In a major development, the U.S. Securities and Exchange Commission has made it easier to stop some of the fraudulent conduct on Wall Street. Corporate whistleblowers who report financial wrongdoing under the new program will now have a stronger incentive to speak out and report fraud and other bad conduct. This new rule comes as a result of last year’s Dodd-Frank Wall Street overhaul law. Whistleblowers will now be paid between 10 and 30 percent of sanctions over $1 million for original and useful information.
The rule does not require whistleblowers to first, or simultaneously, report problems internally. But in a concession to companies the final SEC version would make a whistleblower still eligible for a reward if he or she reports wrongdoing to the company, and the company, in turn, reports it to the SEC. A whistleblower can also improve the chances of receiving a higher percentage award by internal reporting, but the rule only protects the whistleblower from retaliation if the employee also reports wrongdoing to the SEC.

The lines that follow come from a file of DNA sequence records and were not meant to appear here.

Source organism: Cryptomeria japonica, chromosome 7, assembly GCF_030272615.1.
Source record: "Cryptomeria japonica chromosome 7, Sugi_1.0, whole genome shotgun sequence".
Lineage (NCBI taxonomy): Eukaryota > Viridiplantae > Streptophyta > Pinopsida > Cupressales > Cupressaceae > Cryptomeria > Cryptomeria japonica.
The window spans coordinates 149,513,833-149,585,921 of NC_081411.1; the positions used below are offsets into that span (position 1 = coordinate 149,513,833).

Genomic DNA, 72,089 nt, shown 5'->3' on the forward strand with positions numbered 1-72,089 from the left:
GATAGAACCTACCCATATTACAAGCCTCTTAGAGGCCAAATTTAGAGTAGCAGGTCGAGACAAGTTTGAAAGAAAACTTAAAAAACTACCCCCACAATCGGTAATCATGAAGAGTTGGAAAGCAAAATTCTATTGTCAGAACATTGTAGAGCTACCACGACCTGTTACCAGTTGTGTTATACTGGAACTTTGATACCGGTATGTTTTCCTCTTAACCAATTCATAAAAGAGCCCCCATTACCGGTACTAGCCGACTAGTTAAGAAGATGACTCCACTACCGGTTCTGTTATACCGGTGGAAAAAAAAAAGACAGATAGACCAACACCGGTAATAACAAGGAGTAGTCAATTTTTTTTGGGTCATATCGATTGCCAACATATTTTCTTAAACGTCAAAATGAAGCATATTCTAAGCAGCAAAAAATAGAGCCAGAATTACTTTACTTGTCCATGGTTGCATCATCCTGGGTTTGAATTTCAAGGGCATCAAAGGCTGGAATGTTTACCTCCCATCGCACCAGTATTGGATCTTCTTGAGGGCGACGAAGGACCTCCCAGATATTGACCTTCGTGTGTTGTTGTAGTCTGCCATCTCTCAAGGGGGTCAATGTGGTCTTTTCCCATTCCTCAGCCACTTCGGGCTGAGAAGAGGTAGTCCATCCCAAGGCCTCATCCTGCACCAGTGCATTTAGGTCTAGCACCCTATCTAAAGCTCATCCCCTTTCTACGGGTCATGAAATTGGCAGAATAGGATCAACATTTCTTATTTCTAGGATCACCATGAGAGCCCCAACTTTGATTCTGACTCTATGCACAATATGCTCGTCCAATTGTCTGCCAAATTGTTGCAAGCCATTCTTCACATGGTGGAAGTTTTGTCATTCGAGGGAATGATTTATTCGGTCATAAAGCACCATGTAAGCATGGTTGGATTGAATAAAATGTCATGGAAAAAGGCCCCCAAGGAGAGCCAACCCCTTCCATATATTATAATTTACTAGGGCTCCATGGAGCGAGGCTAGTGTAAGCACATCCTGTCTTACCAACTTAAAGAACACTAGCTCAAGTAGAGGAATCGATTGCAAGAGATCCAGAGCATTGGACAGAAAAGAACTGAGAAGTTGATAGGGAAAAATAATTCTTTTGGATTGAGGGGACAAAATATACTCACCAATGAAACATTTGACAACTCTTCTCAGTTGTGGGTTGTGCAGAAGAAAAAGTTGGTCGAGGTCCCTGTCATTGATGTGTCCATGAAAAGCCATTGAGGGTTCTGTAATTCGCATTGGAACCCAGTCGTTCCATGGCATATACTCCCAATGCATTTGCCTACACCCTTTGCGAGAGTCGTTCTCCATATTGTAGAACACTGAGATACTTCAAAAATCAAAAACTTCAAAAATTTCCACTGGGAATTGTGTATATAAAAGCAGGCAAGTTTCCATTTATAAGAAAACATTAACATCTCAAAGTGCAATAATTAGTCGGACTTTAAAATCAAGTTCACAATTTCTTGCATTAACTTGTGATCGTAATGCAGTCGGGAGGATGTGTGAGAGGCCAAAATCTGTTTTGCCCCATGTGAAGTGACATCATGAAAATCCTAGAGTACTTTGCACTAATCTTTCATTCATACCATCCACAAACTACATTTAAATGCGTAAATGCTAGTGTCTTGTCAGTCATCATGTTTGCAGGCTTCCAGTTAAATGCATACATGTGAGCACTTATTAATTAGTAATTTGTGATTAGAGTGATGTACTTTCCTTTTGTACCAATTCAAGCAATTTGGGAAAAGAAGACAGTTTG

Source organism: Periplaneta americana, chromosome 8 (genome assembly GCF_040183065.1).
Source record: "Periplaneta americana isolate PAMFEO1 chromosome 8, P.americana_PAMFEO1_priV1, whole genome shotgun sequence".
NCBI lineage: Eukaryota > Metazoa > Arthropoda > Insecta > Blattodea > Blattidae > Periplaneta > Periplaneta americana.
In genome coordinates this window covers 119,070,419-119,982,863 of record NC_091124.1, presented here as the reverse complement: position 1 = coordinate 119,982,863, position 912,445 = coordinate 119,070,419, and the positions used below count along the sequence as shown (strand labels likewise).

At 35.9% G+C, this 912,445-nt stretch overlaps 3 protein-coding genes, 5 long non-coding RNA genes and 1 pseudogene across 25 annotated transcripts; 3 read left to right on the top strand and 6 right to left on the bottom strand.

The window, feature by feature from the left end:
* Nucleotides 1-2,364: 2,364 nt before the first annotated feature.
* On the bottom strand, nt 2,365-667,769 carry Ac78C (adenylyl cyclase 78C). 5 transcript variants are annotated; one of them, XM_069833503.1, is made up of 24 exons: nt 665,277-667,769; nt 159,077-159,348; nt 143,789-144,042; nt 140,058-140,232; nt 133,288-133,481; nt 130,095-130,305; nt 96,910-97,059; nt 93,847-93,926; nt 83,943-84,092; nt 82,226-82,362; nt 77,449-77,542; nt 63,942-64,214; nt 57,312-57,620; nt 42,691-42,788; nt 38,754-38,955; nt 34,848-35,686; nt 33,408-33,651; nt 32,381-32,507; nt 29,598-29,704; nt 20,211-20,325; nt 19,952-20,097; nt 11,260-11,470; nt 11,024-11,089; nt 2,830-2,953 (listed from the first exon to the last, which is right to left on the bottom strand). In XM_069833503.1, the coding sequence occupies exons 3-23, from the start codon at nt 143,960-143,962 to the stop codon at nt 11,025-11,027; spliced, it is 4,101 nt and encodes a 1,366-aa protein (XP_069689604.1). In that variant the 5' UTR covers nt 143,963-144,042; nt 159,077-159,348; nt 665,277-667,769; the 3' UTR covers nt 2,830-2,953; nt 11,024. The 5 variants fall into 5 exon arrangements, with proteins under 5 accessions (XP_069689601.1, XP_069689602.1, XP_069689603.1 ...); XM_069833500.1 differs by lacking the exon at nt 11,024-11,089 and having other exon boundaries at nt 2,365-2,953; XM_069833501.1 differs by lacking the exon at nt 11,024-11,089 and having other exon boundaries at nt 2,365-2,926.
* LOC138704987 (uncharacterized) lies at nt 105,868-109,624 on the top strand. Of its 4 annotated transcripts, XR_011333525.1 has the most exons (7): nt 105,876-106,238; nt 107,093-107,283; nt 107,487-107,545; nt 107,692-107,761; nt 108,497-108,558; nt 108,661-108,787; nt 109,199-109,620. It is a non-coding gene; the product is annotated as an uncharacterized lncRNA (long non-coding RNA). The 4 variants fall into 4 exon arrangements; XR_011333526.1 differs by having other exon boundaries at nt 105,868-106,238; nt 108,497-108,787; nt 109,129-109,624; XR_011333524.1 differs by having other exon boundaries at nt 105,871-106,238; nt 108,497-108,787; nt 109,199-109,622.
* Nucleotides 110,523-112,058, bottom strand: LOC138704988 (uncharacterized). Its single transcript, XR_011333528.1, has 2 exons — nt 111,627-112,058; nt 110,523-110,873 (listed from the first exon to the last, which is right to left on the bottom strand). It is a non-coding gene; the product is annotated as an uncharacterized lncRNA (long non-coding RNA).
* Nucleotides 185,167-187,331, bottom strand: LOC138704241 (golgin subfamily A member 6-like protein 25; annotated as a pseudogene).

The new SEC rule greatly expands the agency’s authority to reward whistleblowers. Prior to Dodd-Frank, the SEC could only reward whistleblowers for tips on insider-trading cases. SEC Chairman Mary Schapiro said the new “rules are intended to the break the silence of those who see a wrong.” She added that the final measure struck the correct balance between encouraging whistleblowers to report problems internally when appropriate, while providing the option of heading directly to the SEC. Robert Khuzami, who is SEC enforcement chief, told the SEC’s public meeting on the subject that the rule was already encouraging people to come forward. People who provided tips after Dodd-Frank was signed into law last July could be eligible for a reward.
The SEC’s two Republican commissioners voted against the rule. Supporters of the rule, such as the National Whistleblowers Center, lauded the agency for resisting opposition from corporate lobbyists. The rule is expected to take effect 60 days after it is published in the Federal Register. As a matter of interest, the Commodity Futures Trading Commission is working on a similar rule.
Source: Insurance Journal
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